In around 1870, the town council of Mechelen-aan-de-Maas decided to build a new school "close to the church”. The classes were ready for use in the academic year 1871-1872.
However, in 1879, the tranquil school life came to an abrupt end. The so-called Unlucky Law of freemason and liberal minister Pierre van Humbeek stipulated that only teachers from National Teacher Training Colleges would be allowed to teach. Religion was even removed from the school curriculum.
The local dean, Mr. Geukens, was obliged to look for a new school. He succeeded with the aid of the Booten family, who rented out a house. At the beginning of the new school year, the people of Mechelen, of course, opted to send their children to the school of their dean. This was much to the dismay of the liberal Mayor Pieter Hermans, who responded, in vain, by adding the words “Catholic School” to the façade of the school building, but unfortunately it was seldom used again.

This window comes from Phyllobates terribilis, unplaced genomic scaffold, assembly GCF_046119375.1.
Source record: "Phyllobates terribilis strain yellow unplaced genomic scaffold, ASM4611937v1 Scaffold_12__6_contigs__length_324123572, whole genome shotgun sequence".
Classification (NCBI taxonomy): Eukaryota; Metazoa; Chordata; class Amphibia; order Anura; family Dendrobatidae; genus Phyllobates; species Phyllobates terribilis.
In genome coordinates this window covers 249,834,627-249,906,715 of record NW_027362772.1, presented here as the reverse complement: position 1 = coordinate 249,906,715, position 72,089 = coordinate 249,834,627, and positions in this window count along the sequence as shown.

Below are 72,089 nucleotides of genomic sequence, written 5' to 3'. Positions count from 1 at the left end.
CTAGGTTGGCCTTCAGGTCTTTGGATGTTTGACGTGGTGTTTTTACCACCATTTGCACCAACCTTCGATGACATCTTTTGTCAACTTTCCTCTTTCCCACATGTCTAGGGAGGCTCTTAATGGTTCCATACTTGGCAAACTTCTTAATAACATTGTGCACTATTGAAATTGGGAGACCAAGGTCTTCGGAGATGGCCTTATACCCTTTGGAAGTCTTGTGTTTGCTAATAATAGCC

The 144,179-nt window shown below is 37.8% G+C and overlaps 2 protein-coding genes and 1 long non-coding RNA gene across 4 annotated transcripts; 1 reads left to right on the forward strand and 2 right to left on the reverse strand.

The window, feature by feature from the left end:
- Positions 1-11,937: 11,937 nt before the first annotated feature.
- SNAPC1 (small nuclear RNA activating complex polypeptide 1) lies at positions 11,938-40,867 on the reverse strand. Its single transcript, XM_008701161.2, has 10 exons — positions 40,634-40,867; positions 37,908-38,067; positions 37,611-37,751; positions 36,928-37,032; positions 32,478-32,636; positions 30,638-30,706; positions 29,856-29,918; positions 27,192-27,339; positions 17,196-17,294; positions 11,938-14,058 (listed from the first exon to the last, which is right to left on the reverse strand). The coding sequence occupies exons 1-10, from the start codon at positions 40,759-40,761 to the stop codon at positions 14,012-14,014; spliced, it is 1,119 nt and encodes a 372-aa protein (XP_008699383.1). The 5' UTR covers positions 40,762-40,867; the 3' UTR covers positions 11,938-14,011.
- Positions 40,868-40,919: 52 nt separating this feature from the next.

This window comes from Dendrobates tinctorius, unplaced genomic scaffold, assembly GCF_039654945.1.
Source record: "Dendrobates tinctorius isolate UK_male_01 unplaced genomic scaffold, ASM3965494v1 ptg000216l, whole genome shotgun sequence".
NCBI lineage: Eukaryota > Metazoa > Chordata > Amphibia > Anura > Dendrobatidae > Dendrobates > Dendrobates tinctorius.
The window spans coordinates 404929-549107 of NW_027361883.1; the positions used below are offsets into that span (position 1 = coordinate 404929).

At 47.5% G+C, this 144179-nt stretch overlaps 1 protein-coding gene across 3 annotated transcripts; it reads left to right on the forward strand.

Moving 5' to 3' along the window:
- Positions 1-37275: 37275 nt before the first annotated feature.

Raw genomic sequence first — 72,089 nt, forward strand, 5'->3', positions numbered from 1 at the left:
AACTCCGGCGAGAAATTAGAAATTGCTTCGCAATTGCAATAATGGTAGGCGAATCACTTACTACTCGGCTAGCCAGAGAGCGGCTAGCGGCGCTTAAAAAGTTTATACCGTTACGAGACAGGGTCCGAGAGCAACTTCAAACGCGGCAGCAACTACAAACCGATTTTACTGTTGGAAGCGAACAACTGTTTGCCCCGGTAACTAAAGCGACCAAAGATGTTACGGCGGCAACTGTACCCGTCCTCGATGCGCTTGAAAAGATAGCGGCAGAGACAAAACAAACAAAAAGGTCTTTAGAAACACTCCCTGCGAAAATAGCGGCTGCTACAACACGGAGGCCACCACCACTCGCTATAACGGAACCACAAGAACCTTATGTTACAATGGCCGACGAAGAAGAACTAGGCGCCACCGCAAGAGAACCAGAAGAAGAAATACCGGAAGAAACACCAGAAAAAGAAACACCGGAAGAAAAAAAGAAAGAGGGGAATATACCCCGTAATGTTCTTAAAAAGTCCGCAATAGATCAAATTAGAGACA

The situation remained tense, but tranquillity returned after the mayor died and Dean Geukens was transferred to Herk-de-Stad. Many years later, after the boys opted for the Training School at the new Holy Heart Institute, and the girls attended the convent of the Sisters of the Presentation of Mary, the council school fell out of use. Until today, when the building is still a "home" for young people, the youth centre ’t Alibi.
Indeed, these days, the school building on the right side serves as the hall of the Sint-Cecilia brass band, one of the oldest brass bands in the country, which was co-founded by the father of Dr. Hauben in 1846.